(Shhh! Don’t Tell Anyone, But It’s Utter Nonsense!)
She preaches “The Law of Attraction”
But should issue a total retraction!
She gets rich on this drivel
As our wallets shrivel.
For us, it’s “The Law of SUBtraction.”

In 2006, Australian New Age self-help guru Rhonda Byrne released her international bestseller, The Secret, which quickly became one of the most celebrated motivational books of all time. It has thus far grossed more than $300,000,000 (yes, million!?!) in sales, was featured twice on Oprah, has been translated into 52 languages, and has spawned at least two films. One could hardly imagine a more ironic title. The “secret” is clearly out!

Byrne’s thesis is that when you have the right attitude you send waves of positivity into the cosmos like a radio transmitter, activating what she calls “The Law of Attraction,” effectively obligating the universe to bestow happiness, love and wealth upon you. You are, she teaches, a human magnet that psychically attracts whatever vibe you send out. There’s only one serious problem with The Secret: it’s complete rubbish! It’s the same old rehashed New Age gobbledygook that sells lots of books but only works in practice for those fortunate few who collect the book royalties. Lest you doubt me when I tell you that The Secret is a fraud, let me remind you of the message’s origin.

Ms. Byrne based her original film and book on an interview with American New Age self-help guru, James Arthur Ray. Ray is the author of Harmonic Wealth, which challenges the reader to learn “The Secret to Attracting the Life You Want.” When your mind is right, he teaches, waves emanate from within you and force the universe to lavish its wealth upon you. The message worked well for him. (It almost always works out very well for the one holding the microphone. For the listeners…, not so much.) He became fabulously wealthy and was poised for even more lucre until that fateful day, October 8, 2009. More than 50 people had ponied up roughly $10,000 apiece to come to Sedona, Arizona to participate in one of Ray’s “Spiritual Warrior Weekends,” to learn the Law of Attraction, to fast, feed their inner selves, and become Jedi Knights (okay, I made that last one up).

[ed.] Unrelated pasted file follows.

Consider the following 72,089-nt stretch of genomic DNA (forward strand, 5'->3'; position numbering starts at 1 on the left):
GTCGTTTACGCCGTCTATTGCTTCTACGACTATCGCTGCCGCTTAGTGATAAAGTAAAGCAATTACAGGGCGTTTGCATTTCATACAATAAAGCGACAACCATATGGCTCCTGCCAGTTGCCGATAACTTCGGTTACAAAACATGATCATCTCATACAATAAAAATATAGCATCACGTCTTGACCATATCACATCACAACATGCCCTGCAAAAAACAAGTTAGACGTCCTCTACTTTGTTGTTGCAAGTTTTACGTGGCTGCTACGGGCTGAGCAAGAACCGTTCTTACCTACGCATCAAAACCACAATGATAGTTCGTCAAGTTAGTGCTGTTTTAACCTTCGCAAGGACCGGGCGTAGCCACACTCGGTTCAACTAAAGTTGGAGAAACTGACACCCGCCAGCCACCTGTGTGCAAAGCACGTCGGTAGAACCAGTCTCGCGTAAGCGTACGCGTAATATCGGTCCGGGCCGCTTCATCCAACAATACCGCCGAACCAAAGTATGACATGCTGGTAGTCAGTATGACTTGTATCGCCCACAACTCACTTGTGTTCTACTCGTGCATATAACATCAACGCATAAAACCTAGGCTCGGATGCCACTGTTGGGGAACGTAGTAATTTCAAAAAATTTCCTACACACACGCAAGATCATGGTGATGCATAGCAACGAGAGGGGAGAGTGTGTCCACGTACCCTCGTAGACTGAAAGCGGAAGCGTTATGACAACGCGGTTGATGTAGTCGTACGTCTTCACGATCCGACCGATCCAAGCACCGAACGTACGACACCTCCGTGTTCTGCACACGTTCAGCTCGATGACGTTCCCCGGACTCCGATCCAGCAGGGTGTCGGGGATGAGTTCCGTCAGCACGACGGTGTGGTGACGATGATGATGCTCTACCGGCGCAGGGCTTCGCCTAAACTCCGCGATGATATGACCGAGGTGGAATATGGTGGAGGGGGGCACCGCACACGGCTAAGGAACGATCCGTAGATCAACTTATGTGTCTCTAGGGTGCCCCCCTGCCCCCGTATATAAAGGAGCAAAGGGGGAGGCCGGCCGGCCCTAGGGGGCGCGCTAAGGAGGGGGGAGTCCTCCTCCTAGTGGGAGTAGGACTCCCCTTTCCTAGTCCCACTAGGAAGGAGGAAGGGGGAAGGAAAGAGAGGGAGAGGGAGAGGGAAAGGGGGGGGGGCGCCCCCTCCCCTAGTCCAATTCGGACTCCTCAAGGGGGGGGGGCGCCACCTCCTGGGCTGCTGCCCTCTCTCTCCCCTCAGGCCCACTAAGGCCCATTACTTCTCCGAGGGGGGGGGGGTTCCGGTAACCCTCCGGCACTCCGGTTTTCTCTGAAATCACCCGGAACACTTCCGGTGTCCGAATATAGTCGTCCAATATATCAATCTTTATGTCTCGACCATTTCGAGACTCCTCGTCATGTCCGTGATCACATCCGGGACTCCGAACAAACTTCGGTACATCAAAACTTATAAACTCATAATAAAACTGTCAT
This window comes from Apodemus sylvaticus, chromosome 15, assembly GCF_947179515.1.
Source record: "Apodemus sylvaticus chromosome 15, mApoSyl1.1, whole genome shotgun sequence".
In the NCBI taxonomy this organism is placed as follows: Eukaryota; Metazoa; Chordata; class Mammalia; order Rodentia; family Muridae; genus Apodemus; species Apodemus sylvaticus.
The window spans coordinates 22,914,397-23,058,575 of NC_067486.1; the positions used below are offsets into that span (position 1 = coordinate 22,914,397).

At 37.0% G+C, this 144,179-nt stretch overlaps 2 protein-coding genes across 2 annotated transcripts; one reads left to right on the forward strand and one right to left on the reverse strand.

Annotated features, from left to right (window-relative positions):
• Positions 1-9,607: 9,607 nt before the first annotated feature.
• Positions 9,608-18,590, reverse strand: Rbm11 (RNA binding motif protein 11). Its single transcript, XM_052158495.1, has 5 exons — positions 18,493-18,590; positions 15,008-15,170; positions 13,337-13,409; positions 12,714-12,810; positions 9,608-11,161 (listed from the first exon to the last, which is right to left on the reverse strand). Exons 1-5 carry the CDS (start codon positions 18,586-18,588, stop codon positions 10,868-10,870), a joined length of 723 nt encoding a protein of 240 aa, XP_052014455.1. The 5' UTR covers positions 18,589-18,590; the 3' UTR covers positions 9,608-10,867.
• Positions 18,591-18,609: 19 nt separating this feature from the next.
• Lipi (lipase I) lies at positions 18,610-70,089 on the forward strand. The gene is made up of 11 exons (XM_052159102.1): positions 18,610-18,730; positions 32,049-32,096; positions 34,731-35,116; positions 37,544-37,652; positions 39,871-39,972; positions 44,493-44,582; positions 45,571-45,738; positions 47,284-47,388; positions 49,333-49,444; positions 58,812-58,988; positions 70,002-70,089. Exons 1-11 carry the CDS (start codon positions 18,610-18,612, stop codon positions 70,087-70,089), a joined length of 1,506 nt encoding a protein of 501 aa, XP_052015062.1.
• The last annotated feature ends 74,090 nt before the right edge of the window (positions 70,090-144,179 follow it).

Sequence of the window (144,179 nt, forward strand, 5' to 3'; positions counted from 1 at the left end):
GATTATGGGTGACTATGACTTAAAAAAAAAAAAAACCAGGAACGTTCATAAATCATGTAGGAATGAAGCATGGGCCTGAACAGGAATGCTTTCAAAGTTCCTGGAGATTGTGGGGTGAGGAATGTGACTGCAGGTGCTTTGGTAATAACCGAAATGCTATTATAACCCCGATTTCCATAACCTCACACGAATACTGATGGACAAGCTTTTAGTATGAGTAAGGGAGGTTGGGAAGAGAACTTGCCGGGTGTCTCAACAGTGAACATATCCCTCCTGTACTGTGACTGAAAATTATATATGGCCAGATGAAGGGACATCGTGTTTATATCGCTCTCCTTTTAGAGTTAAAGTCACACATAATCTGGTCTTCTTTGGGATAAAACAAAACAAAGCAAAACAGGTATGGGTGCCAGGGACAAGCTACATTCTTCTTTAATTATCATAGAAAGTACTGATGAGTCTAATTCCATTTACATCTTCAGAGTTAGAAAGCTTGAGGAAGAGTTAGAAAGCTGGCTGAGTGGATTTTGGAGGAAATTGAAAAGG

The culmination of the weekend featured an endurance test: a three-hour session in a sweat lodge fashioned after an old Navajo tradition. Participants stooped and filed in as Ray cavalierly warned, “You won’t die today, but you might feel like you’re going to.” The spiritual warriors sat crammed in the hut as hot stones were placed in the center and the temperature inside was reportedly raised to about 200 degrees. In contrast to his earlier statement, he enthusiastically told those huddled inside, “Today is a great day to die!” presumably referring to their spiritual death to be followed by a rebirth upon exiting the lodge. By 2:30 PM, some of the participants had passed out. One stopped breathing and was dragged outside by a friend. In the aftermath, three of the attendees died and 18 more were hospitalized. Ray was convicted of negligent homicide and spent 18 months in Arizona State Prison in Buckeye, “attracting” James Arthur Ray at Arizona State Prison(see what I did there?) the moniker “Death Ray.” He lost his freedom, his reputation and his millions, and reportedly failed to pay a multimillion-dollar attorney bill. He lost a massive lawsuit to his victims and their families (I call this “The Law of ClassAction”). My question for you, my reader, is this: since Ray was presumably sending the right messages to the universe, why did he attract such a horrendous outcome? The answer is simple: he didn’t. The Law of Attraction is merely a misguided and perhaps cynical attempt to repackage the quite natural Law of Cause and Effect into something strangely mystical and hugely marketable.

The infamous sweat lodge, October 8, 2009.